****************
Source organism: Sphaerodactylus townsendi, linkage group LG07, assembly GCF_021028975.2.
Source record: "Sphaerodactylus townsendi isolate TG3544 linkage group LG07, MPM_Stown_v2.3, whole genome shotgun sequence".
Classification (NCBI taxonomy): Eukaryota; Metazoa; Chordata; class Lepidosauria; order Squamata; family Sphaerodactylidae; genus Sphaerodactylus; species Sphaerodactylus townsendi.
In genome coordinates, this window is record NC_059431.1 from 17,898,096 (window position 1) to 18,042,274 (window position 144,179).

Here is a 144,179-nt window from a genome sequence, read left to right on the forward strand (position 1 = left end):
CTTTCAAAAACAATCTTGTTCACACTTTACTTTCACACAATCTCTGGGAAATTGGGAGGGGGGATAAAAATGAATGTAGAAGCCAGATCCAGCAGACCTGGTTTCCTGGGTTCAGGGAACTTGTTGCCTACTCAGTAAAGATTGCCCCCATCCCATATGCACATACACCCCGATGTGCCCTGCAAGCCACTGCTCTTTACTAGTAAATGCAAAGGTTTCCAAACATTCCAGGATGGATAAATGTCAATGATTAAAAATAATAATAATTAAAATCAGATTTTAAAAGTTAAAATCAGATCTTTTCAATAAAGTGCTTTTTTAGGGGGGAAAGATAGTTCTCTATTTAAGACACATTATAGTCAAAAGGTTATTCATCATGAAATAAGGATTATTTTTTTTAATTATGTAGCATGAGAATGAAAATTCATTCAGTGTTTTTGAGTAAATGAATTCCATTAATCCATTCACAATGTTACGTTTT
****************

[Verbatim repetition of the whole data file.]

Source organism: Sphaerodactylus townsendi, linkage group LG07, assembly GCF_021028975.2.
Source record: "Sphaerodactylus townsendi isolate TG3544 linkage group LG07, MPM_Stown_v2.3, whole genome shotgun sequence".
Classification (NCBI taxonomy): Eukaryota; Metazoa; Chordata; class Lepidosauria; order Squamata; family Sphaerodactylidae; genus Sphaerodactylus; species Sphaerodactylus townsendi.
In genome coordinates, this window is record NC_059431.1 from 17,898,096 (window position 1) to 18,042,274 (window position 144,179).

Here is a 144,179-nt window from a genome sequence, read left to right on the forward strand (position 1 = left end):
CTTTCAAAAACAATCTTGTTCACACTTTACTTTCACACAATCTCTGGGAAATTGGGAGGGGGGATAAAAATGAATGTAGAAGCCAGATCCAGCAGACCTGGTTTCCTGGGTTCAGGGAACTTGTTGCCTACTCAGTAAAGATTGCCCCCATCCCATATGCACATACACCCCGATGTGCCCTGCAAGCCACTGCTCTTTACTAGTAAATGCAAAGGTTTCCAAACATTCCAGGATGGATAAATGTCAATGATTAAAAATAATAATAATTAAAATCAGATTTTAAAAGTTAAAATCAGATCTTTTCAATAAAGTGCTTTTTTAGGGGGGAAAGATAGTTCTCTATTTAAGACACATTATAGTCAAAAGGTTATTCATCATGAAATAAGGATTATTTTTTTTAATTATGTAGCATGAGAATGAAAATTCATTCAGTGTTTTTGAGTAAATGAATTCCATTAATCCATTCACAATGTTACGTTTT